About all our books have in common is our shameless use of Shakespeare as a source.
We know roughly as much about Bach the man as we know about Shakespeare.
What most amazes me about the following novels is the variety of approaches they take to Shakespeare riffing/ripping.
He was described by Shakespeare as having a hunchback and indeed the skeleton shows evidence of curvature of the spine.
The group refers to themselves as The Drunk Shakespeare Society, a “drinking club with a Shakespeare problem”.
Eliza said that she had found her scissors, and very likely I should find the Shakespeare some other night.
Then of Stratfordians who had seen people who had known or seen people who had seen Shakespeare?
There can be no question that these speeches in "Macbeth" were written by some other hand than Shakespeare's.
And what does the same high authority say about Shakespeare?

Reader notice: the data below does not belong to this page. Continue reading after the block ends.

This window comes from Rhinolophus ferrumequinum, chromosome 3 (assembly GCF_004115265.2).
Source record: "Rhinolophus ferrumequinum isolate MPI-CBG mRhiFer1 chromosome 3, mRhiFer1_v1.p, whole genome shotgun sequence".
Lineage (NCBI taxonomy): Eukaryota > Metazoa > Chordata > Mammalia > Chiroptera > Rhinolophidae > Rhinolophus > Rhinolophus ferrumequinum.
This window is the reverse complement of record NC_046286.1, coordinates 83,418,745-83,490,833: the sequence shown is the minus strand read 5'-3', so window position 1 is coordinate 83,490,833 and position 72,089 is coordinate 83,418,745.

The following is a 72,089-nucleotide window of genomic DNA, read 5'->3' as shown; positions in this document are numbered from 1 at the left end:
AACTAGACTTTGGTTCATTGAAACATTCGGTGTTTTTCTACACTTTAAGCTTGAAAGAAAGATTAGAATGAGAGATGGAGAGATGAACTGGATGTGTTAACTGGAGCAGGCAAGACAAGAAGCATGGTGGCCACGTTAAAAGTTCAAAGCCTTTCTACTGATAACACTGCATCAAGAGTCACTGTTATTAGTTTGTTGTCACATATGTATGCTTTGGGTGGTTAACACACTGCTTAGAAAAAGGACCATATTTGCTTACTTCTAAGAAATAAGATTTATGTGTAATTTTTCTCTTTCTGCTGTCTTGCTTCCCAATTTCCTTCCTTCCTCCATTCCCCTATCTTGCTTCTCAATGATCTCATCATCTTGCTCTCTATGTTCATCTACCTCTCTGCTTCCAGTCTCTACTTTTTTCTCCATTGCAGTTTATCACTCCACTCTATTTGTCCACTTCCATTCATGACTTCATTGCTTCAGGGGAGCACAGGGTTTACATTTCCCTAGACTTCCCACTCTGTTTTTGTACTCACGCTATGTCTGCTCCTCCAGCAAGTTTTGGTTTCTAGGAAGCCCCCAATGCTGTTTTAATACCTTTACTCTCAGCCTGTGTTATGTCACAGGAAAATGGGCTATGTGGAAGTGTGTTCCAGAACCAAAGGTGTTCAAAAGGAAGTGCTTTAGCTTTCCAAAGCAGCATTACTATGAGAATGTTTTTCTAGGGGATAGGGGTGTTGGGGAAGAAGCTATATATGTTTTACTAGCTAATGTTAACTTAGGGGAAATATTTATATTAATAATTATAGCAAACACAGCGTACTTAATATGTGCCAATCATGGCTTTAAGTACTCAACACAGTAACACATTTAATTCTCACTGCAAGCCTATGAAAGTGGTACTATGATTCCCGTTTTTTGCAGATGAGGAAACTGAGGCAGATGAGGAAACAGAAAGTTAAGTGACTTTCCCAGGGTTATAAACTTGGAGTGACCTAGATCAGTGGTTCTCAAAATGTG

I think so; it seems to me that, if Falstaff had been a creation, Shakespeare must have reproduced him more effectively.
surname recorded from 1248; it means "a spearman." This was a common type of English surname, e.g. Shakelance (1275), Shakeshaft (1332). Shake (v.) in the sense of "to brandish or flourish (a weapon)" is attested from late Old English
Heo scæken on heore honden speren swiðe stronge. [Laymon, "Brut," c. 1205]Cf. also shake-buckler "a swaggerer, a bully;" shake-rag "ragged fellow, tatterdemalion." "Never a name in English nomenclature so simple or so certain in origin. It is exactly what it looks -- Shakespear" [Bardsley, "Dictionary of English and Welsh Surnames," 1901]. Nevertheless, speculation flourishes. The name was variously written in contemporary records, also Shakespear, Shakespere, the last form being the one adopted by the New Shakespere Society of London and the first edition of the OED. Related: Shakespearian (1753); Shakesperean (1796); Shakesperian (1755).